Dijan Mondal, a migrant worker in Kerala's Thiruvananthapuram managed to buy 5 kgs of rice and some crispies with the money he and some of his friends could manage to pool-in. In a multi-storey building in the heart of what used to be the district's busiest market in days before the lockdown, 80 of them from West Bengal's Malda live together in 21 rooms -- with no jobs, no money. And for the past three days, they have been surviving on one meal a day.
"We eat one meal a day," another worker Indrajeet says. When asked if that was true, around 15 migrants who were huddled together answer in unison: "yes".
"We don't have money. We need to save ourselves. If we eat three meals usually, we have one meal in a day now," Indrajeet explains.
The state government initially provided them with cooked meals, and then, on the request of migrant workers, started providing them with raw materials. But for now, even that is over for this group of 80.
"We are 20 people. For 20 of us, they gave 15 kg of rice, 10 kg wheat,10 kg potatoes, and oil. It's finished," says Prakash Mandal, one of the migrant workers.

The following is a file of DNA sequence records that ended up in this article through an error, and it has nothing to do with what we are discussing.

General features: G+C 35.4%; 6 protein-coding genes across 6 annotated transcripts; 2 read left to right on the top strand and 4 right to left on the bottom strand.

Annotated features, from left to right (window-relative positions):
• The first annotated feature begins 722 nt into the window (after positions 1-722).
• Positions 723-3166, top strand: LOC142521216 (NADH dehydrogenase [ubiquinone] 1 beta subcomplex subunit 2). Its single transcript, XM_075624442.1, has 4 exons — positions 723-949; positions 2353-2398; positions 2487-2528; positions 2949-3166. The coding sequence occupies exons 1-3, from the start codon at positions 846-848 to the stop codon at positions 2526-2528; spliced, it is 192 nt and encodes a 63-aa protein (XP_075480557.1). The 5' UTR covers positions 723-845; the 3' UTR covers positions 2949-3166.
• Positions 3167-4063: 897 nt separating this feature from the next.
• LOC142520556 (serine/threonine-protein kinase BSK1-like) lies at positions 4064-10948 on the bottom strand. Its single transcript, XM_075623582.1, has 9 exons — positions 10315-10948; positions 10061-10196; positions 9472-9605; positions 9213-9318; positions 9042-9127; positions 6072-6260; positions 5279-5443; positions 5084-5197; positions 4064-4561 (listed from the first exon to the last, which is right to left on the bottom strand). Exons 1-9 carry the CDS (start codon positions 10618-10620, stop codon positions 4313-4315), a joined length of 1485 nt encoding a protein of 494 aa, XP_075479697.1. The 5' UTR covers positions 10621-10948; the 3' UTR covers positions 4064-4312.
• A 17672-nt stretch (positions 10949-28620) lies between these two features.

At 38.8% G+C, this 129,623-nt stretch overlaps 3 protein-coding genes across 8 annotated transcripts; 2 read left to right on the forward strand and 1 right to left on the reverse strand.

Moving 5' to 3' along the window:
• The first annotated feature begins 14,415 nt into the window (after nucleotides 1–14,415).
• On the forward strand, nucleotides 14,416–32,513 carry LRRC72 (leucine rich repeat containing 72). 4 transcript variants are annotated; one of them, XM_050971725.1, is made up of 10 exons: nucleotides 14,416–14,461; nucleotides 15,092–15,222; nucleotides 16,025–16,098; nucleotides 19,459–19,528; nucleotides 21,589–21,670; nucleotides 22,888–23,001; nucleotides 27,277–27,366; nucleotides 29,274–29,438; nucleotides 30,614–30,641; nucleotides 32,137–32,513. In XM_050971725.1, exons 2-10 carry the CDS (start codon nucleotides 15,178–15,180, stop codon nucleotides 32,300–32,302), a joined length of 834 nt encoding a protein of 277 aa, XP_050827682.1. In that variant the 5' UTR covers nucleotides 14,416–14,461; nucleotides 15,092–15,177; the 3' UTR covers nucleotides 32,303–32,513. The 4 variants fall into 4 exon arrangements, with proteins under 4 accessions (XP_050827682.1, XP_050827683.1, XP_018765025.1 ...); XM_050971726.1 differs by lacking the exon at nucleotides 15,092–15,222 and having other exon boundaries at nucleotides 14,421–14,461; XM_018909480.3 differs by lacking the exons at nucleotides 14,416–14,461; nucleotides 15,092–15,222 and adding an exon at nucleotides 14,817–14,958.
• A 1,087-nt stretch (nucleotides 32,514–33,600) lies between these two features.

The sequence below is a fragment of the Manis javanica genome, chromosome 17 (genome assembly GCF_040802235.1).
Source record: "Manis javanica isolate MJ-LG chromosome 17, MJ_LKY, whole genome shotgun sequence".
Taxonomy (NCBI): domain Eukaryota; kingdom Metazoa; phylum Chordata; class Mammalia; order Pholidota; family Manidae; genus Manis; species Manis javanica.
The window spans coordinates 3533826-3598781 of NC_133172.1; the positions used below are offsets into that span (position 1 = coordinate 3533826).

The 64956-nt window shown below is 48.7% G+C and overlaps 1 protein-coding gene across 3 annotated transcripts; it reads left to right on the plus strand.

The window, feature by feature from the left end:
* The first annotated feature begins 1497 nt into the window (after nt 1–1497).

NDTV alerted Thiruvananthapuram-based NGO Rights about the need for provisions, which now have been provided by the organisation.
Just a few kms away, a school has been converted into a camp for the migrant workers. There are 18,800 such camps, with 3.3 lakh migrant workers being provided with free food, and medical assistance, according to state government estimates.
But despite their basic needs met, the migrants are a worried lot.
"Food is not a problem. They are giving us food but we want to go home. They should have made arrangements for trains. Lockdown is required, we understand... but they should have allowed trains just for 2-3 days, so we could reach our homes. Central government should think about this," one of the migrant workers said. Infact, special train services for migrants after the 21-day lockdown was a demand put forward by Chief Minister Pinarayi Vijayan.
Mohammad Raool Vox has three children and two bhiga agricultural land with maize and wheat ready for harvesting in West Bengal's Malda. Usually, at this time of the year, many like him leave Kerala, and return to reap the agricultural harvest back home.
"There's food in the farm. But my elderly father and wife can't handle all this. If I don't go, what will we sell? What will we eat?" Mohammad Raool Vox says.